In our Christian life, we are entreated to continue steadfastly in prayer, to pray continuously, to present our needs before our heavenly Provider, to lift up others to the eternal throne of grace, and to bend our ear to His gentle promptings. This is proposed by Paul as a duty and responsibility, and yet it is the greatest privilege given to the believer – to come before the throne of grace with petitions, prayers, and pleas for our fellow-man and our brothers and sisters in Christ.
The curtain between man and God has been torn, and we are called upon to enter the holy place. We are to bring, in our hands, the needs of others, together with our grateful thanks, and to offer them in humble reverence before the feet of our Father in heaven.
Paul was a man who devoted himself to pray for the saints and to continue steadfastly in prayer. In this verse, he calls the believers in Colossae to become prayer warriors, “devote yourselves to prayer…” he writes, “keeping alert in prayer, with an attitude of thanksgiving.”
Devotion to prayer meant to continue steadfastly in prayer by coming to the throne of grace for mercy to find help in times of need. We are to persevere in prayer… to commit to pray and not to give up, especially when the answer seems a long time in coming. We are to persist in prayer, even when faced with mounting difficulties and discouragements, and we are to pray daily – to pray without ceasing, and to take up our cross and saturate it in prayer.
Prayer is to become as regular as breathing, but too often prayer is the first Christian ‘duty’ to be dropped when life starts to close-in on us, or time seems to be at a premium. Often, an irregular prayer life is the first slippery step on the downward path to complacency, carnality, and an ineffective Christian witness.
Prayer is the means to maintain unbroken fellowship with our heavenly Father and unless we develop persistence in prayer and devote ourselves to praying, we are in danger of becoming lazy, disinterested, and compromised in our faith. Devotion to prayer is to ensure that every piece of our spiritual armour has been prayerfully strapped on. In Ephesians, Paul calls us to, “Pray always with all prayer and supplication in the Spirit, and stay alert in prayer, with all perseverance and intercession for all the saints.”
Prayer is not sitting for a few minutes with hands folded, and eyes shut tight. Prayer is the tool we have been given to prepare us for the work God has called us to do and to ensure that we are well-prepared when faced with a crisis. Prayer is not meant to be saved for a rainy day or only used in an emergency. Prayer is our lifeline to the Lord and we should develop an attitude of ceaseless prayer.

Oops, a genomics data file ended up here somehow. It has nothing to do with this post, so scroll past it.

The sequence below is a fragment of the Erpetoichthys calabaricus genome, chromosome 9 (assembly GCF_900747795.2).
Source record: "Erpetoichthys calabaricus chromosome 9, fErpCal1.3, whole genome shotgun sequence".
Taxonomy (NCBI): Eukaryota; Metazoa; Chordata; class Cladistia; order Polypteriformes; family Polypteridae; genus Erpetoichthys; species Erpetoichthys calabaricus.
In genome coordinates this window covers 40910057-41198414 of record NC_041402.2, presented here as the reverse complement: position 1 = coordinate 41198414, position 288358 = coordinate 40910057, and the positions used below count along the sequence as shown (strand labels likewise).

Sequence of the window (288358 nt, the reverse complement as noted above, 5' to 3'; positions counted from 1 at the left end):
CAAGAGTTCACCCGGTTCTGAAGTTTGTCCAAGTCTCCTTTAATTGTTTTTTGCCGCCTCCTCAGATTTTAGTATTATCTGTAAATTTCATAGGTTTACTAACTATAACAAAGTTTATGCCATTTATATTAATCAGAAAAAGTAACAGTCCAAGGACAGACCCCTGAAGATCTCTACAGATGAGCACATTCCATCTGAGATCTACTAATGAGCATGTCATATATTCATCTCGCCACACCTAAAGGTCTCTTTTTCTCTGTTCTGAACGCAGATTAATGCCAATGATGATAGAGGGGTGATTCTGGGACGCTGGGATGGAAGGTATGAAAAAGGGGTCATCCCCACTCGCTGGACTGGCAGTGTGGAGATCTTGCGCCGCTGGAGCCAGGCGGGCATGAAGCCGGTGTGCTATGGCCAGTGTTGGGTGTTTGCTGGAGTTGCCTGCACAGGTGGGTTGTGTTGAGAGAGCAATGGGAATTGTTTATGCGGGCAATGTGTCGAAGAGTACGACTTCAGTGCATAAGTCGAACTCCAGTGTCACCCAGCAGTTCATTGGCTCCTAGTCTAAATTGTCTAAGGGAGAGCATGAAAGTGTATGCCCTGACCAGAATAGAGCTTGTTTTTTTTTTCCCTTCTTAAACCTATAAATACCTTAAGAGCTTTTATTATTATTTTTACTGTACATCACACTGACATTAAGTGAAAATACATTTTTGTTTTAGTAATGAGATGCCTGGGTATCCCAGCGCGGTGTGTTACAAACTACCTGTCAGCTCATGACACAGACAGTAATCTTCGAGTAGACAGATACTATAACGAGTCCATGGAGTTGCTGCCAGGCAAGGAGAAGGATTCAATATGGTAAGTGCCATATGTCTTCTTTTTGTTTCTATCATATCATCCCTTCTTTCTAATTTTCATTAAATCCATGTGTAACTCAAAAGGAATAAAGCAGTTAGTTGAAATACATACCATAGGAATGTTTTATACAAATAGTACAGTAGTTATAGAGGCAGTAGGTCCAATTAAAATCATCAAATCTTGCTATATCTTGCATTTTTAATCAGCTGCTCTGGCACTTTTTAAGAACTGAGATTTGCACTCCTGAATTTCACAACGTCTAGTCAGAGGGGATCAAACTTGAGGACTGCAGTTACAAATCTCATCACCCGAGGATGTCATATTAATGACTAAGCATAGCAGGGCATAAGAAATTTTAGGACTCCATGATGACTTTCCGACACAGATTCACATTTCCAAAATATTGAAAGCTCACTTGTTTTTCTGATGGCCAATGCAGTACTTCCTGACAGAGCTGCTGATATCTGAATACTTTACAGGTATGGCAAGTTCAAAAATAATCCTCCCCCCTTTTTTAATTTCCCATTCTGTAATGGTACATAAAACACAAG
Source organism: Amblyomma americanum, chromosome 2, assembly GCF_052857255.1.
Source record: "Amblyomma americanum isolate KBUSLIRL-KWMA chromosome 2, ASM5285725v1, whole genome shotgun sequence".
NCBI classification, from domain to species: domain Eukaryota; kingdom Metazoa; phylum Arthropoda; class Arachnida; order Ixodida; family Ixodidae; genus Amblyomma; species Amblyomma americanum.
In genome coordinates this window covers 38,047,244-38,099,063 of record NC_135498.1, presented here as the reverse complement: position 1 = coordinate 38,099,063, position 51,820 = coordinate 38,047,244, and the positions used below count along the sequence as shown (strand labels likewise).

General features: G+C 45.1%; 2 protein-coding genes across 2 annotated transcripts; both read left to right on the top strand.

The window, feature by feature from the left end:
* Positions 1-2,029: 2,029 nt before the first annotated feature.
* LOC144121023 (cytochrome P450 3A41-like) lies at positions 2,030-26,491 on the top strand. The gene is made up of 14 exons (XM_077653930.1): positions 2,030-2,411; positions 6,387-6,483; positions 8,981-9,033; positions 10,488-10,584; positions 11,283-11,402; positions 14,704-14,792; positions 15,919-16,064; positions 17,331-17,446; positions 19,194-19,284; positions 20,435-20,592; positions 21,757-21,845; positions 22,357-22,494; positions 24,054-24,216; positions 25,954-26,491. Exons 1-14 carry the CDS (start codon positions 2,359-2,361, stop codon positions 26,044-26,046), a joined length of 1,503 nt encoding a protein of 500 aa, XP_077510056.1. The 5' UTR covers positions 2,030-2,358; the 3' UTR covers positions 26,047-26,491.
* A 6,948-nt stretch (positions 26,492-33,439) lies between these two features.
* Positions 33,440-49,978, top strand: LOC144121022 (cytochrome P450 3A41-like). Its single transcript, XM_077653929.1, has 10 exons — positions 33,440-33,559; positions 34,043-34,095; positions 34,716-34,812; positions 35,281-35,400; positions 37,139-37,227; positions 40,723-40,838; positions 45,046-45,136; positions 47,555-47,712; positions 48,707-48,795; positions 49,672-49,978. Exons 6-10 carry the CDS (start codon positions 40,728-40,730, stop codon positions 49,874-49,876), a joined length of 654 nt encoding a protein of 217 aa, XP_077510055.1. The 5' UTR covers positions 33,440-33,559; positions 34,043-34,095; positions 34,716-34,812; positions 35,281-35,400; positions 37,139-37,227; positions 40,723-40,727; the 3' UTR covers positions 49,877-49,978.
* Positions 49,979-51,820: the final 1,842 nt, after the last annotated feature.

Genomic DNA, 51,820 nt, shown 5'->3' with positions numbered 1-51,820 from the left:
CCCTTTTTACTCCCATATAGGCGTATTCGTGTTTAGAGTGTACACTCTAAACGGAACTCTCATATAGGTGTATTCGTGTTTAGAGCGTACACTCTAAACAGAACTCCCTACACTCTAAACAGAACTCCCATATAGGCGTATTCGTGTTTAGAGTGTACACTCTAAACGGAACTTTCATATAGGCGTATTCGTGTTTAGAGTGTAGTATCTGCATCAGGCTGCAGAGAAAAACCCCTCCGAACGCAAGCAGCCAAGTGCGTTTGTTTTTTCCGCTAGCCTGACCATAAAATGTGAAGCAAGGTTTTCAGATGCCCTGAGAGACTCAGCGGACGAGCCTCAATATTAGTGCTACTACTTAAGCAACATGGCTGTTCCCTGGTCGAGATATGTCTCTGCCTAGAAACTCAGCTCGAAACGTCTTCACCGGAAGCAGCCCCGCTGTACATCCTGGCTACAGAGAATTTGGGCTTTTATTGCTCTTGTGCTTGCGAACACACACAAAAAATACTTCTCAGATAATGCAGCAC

Continuous, ceaseless, prayer is not being engaged in a prayer closet 24/7, but is developing a habit of prayer. It is initiating a mindset of prayer… of keeping the lines of communication to the heavenly throne-room open and clean, as we walk in spirit and truth and abide in Christ, moment by moment.
During Christ’s ordeal in Gethsemane, a number of the disciples fell asleep when their prayer support would have been so welcome, and they had to be admonished to, “watch and pray – that ye enter not into temptation.” We live in fallen bodies with an inherent sin nature and hindering the prayer-life of the saints is a top priority for the enemy of our soul. “Keep alert in prayer,” we are all charged, “Watch and pray, with an attitude of thanksgiving.”
Throughout this epistle, we are challenged to pray, “with thanksgiving”. Paul opened his letter to the Colossians by telling them, “I give thanks to God, the Father of our Lord Jesus Christ, praying always for you,” and later he gave thanks to the Father for their great salvation and inheritance of the saints in the light. In chapter 2 we read the saints were, “firmly rooted and being built up in Him and established in your faith – just as you were instructed, and overflowing with gratitude and thanksgiving.”
In chapter 3 Paul exhorts the Colossians, “whatever you do in word or deed, do all in the name of the Lord Jesus, giving thanks to God the Father through Him,” and here in chapter 4 we are instructed to, “Continue earnestly in prayer, being vigilant in it with thanksgiving.”
Prayer is warmed by worship, petitions are perfected by praise, promises are claimed through a grateful heart, and intercessions are offered in the solemn acknowledgement that we have an audience with the King of kings and Lord of lords. Prayer should not be the quick after-thought of a busy believer, but an attitude that permeates one’s whole life.
Prayer should be the in-breathing of our Lord into the inner core of our being and prayer should be the out-breathing of our utter devotion to our Saviour and Lord. Let us remember that when the prayers of the saints are offered to the Lord in steadfast faith, combined with grateful thanks and a trusting heart, we have the authority of heaven behind all that we carry to the throne of grace – through His nail-pierced hands and feet.
Heavenly Father, I bless You for Your grace and mercy to us. Thank You that I have the right to lay at Your feet my own needs and those of others. Increase my understanding of the great privilege of prayer that has been granted to me and all Your children, and I pray that I increasingly devote my life to You in prayer, praise, and grateful thanks. This I ask in Jesus’ name, AMEN.